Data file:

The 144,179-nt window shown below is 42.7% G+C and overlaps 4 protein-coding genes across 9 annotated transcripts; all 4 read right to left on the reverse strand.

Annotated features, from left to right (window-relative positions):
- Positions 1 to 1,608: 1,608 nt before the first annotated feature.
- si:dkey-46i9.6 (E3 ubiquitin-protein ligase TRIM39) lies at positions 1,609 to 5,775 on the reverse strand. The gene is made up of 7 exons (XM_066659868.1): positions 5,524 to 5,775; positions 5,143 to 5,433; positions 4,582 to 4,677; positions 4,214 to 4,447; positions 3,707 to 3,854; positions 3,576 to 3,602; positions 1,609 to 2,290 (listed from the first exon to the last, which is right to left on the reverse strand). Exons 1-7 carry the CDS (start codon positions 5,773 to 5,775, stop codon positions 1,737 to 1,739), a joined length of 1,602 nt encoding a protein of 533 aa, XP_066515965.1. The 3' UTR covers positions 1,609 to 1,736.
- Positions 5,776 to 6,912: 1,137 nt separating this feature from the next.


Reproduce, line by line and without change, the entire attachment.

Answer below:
The 144,179-nt window shown below is 42.7% G+C and overlaps 4 protein-coding genes across 9 annotated transcripts; all 4 read right to left on the reverse strand.

Annotated features, from left to right (window-relative positions):
- Positions 1 to 1,608: 1,608 nt before the first annotated feature.
- si:dkey-46i9.6 (E3 ubiquitin-protein ligase TRIM39) lies at positions 1,609 to 5,775 on the reverse strand. The gene is made up of 7 exons (XM_066659868.1): positions 5,524 to 5,775; positions 5,143 to 5,433; positions 4,582 to 4,677; positions 4,214 to 4,447; positions 3,707 to 3,854; positions 3,576 to 3,602; positions 1,609 to 2,290 (listed from the first exon to the last, which is right to left on the reverse strand). Exons 1-7 carry the CDS (start codon positions 5,773 to 5,775, stop codon positions 1,737 to 1,739), a joined length of 1,602 nt encoding a protein of 533 aa, XP_066515965.1. The 3' UTR covers positions 1,609 to 1,736.
- Positions 5,776 to 6,912: 1,137 nt separating this feature from the next.